Neurophysiology and neurochemistry of sleep and wakefulness

One of the main questions that have worried physiologists since the time of I.P. Pavlov is the existence of a “sleep center” in the brain. Direct study of neurons involved in the regulation of sleep-wakefulness has shown that the normal functioning of the thalamus- the cortical system of the brain, which provides the entire range of conscious human activity in wakefulness, is possible only in the presence of powerful influences from structures called activating. Due to these influences, the membrane of a significant majority of cortical neurons in wakefulness is depolarized, and only in this state of depolarization are these neurons able to process and respond to signals coming to them from other nerve cells. There are probably five or six such brain activation systems (they can be conventionally called “centers of wakefulness”), and they are localized at all cerebral levels: in the reticular formation of the trunk, in the region of the blue spot and dorsal nuclei of the suture, in the posterior hypothalamus and basal nuclei of the anterior brain. In humans, a violation of the activity of any of these systems cannot be compensated for at the expense of others, is incompatible with consciousness and leads to a coma.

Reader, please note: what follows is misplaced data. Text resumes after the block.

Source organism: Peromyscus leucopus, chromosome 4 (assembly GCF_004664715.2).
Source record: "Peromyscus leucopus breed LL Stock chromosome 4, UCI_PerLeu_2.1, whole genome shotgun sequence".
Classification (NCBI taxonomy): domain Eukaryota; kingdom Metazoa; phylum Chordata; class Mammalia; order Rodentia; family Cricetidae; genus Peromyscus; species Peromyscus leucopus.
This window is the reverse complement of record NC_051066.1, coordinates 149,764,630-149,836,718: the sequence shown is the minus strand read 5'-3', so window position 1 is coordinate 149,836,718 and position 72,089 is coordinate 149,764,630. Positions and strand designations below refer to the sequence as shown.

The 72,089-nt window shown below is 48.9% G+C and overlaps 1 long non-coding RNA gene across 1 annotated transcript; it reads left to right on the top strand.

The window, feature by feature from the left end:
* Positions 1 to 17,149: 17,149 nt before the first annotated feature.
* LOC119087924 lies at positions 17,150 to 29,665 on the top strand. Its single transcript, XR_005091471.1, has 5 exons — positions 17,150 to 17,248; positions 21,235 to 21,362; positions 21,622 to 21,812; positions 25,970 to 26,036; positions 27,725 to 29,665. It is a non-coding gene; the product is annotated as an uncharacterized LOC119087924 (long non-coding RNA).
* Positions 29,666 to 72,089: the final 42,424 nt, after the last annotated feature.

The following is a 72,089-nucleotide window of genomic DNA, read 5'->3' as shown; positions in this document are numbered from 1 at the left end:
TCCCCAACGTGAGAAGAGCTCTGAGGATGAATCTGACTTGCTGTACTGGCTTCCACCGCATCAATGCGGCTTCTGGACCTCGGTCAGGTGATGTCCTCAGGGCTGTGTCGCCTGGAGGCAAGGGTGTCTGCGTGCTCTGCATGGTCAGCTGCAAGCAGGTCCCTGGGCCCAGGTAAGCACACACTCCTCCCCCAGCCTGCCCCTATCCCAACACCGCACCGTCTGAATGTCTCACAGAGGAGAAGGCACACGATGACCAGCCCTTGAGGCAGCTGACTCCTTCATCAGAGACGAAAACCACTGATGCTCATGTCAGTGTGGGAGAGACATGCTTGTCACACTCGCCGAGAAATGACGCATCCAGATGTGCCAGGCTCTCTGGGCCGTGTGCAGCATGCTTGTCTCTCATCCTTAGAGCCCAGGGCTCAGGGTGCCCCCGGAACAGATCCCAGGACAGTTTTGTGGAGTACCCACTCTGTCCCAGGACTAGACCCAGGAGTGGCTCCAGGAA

It seemed logical to assume that if the brain has “centers of wakefulness,” then there must be “centers of sleep.” However, a detailed study of neurons has shown that positive feedback mechanisms are built into the system for maintaining wakefulness, in the form of special neurons whose function is to inhibit activating neurons, and which are themselves inhibited by these neurons. These neurons are scattered in different parts of the brain, although their accumulation is noted in the reticular part of the substantia nigra; they have in common the release of the same chemical mediator – gamma-aminobutyric acid, the main inhibitory substance of the brain. As soon as the activating neurons weaken their activity, the inhibitory neurons turn on and weaken it even more. The process develops downward for some time, until a certain “trigger” is triggered and the entire system is thrown into another state – wakefulness or paradoxical sleep. A reflection of this process is a change in patterns in the electrical activity of the brain during the 90-minute sleep cycle of a person.

Another evolutionarily ancient brain inhibitory system uses adenosine as a mediator.

The most important role of prostaglandin D2 synthesized in the brain in modulation of adenosinergic neurons was shown . Taking into account the fact that all brain prostaglandin synthase -D is contained in the meninges and choroid plexus, the role of this system in the formation of hypersomnia becomes obvious (in traumatic brain injury, meningitis, African “sleeping sickness”, etc. ).